Tinkoriko Calabar Heritage Celebrates 30 Years, Rounds up Carnival Calabar 2023

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In a vibrant display of culture and tradition, Tinkoriko Calabar Heritage marked its 30th anniversary on January 1st, 2024, with a procession through the streets of Calabar. The celebration, themed “Season of Sweetness,” resonated with the essence of joy, continuity, and the impact the cultural heritage has had on the community over the past three decades NEGROIDHAVEN has garnered.

Interviewed during the anniversary event, Prof. Emmanuel Eyo, President of Tinkoriko Calabar Heritage, highlighted the significance of the occasion. “Tinkoriko, as a Calabar cultural heritage, has been in existence for 30 years, and since the inception of the new administration, we decided to showcase today’s display as a season of sweetness,” he said. The theme, coined by His Excellency, Senator Prince Bassey Edet Otu, reflects a commitment to joy and positive engagement within the community.

The achievements of Tinkoriko go beyond mere entertainment, as Prof. Eyo explained, “Outside entertainment of our people and indigenes of Cross River state, we have been awarding scholarships to registered members. We also contribute to the well-being of the less privileged and vulnerable individuals, visiting motherless baby homes to provide support.”

In a separate interview with Orok Duke, a key figure during the 30th Tinkoriko procession, he expressed gratitude for the inclusion of Tinkoriko in the Carnival Calabar calendar. “We were included in the calendar for the first time since 1999,” he stated, emphasizing the importance of the community’s support for Senator Bassey Edet Otu, who secured victory in the recent election.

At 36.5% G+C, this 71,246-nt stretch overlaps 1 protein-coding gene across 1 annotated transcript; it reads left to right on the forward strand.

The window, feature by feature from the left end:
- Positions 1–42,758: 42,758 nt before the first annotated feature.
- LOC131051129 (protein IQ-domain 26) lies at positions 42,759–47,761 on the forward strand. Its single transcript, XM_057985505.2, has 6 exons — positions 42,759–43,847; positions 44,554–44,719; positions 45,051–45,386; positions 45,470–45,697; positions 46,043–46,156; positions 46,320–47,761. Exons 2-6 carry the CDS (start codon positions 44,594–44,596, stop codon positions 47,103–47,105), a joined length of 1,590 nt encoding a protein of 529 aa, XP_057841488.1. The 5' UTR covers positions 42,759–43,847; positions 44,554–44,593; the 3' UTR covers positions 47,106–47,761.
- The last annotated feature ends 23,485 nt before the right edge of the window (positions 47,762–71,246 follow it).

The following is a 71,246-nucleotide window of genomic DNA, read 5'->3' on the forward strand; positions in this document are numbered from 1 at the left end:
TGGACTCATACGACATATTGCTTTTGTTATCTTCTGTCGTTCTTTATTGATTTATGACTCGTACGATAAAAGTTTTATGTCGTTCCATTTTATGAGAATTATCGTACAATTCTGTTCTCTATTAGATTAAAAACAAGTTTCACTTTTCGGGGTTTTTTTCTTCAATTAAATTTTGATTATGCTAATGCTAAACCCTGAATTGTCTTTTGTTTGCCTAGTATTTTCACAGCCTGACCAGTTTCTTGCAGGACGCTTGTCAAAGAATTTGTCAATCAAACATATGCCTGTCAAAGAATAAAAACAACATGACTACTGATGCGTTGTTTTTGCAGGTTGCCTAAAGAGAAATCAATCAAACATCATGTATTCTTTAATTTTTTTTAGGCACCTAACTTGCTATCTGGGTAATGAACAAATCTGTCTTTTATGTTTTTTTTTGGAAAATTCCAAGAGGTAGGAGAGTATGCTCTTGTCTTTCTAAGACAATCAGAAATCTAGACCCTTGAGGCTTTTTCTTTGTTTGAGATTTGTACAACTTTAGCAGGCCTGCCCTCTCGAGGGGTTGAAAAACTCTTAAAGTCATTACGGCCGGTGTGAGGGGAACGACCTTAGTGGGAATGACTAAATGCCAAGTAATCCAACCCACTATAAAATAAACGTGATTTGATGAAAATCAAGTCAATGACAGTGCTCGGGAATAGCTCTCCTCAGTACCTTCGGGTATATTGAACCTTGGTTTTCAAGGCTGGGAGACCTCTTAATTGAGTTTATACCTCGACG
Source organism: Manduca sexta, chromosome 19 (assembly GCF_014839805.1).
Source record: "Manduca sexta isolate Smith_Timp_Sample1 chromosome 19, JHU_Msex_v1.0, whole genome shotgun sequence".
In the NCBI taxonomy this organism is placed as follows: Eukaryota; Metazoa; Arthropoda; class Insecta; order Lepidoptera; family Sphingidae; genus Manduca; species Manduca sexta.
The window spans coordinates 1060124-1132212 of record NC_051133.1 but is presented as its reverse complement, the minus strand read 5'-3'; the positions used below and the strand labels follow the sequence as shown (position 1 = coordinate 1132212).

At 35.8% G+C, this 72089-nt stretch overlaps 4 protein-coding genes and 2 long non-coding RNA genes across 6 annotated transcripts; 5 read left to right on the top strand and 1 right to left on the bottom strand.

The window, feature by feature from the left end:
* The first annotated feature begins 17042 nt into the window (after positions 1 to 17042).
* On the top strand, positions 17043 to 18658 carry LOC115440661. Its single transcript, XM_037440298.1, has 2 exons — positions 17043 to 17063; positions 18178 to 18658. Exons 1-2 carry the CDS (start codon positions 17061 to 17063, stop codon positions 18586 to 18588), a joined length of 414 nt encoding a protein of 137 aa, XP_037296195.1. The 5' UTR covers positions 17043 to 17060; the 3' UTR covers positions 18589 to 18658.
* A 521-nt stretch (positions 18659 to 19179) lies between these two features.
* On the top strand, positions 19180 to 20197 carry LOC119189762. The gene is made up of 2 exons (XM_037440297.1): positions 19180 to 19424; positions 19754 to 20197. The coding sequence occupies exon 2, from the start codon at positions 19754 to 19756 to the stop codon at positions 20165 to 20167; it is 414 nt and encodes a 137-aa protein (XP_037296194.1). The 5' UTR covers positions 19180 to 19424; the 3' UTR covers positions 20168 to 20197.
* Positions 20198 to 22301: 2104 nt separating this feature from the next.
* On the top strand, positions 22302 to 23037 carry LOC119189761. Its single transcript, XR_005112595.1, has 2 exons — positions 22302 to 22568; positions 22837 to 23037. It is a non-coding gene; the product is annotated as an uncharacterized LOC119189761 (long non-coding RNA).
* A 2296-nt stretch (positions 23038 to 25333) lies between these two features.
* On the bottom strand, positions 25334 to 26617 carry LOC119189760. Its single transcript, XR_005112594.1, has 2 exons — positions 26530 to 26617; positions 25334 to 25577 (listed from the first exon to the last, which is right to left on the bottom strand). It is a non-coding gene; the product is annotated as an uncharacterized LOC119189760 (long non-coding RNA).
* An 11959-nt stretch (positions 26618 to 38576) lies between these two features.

Duke highlighted Tinkoriko’s role as a platform for social advocacy, stating, “We are still using the platform to canvass against certain social ills and also using it to serve as a platform for the youths to ventilate their feelings.” Tinkoriko’s consistency in advocating for social issues over the years demonstrates its commitment to being a voice for the community.

Reflecting on the 30-year journey, Duke explained, “Tinkoriko is a provision of a platform for people who fly different colors to ventilate. The simplicity of Tinkoriko is such that you don’t get initiated. You don’t wear costumes. It’s just your pair of canvas shoes, your jean trousers, and then we give you T-shirts.”

However, he acknowledged the financial challenges faced in organizing such events, stating, “Unfortunately, T-shirts have been so expensive. This year each T-shirt costs N5,000. We printed 5,000 T-shirts, that’s N25 million. So that’s how expensive it is.”

Regarding the absence of politicians during this year’s celebration, Duke remarked, “It’s because they use us and dump us. But we still stay on and do what we do. That’s the essence of what we do – consistency.”

Duke concluded the interviews by discussing the positive impact of Tinkoriko on youths. “If a young man plays Tinkoriko and sees another young man, it will be difficult for you to go on a hit and kill that man the next day. We need more platforms for us to be meeting ourselves. Haven’t you seen the reduction of crime rate during the 32 days carnival?”

As Tinkoriko draws the curtain on the 2023 carnival, it remains an integral part of the Calabar Carnival calendar, continuing to engage and empower the youth while spreading the message of joy and cultural heritage.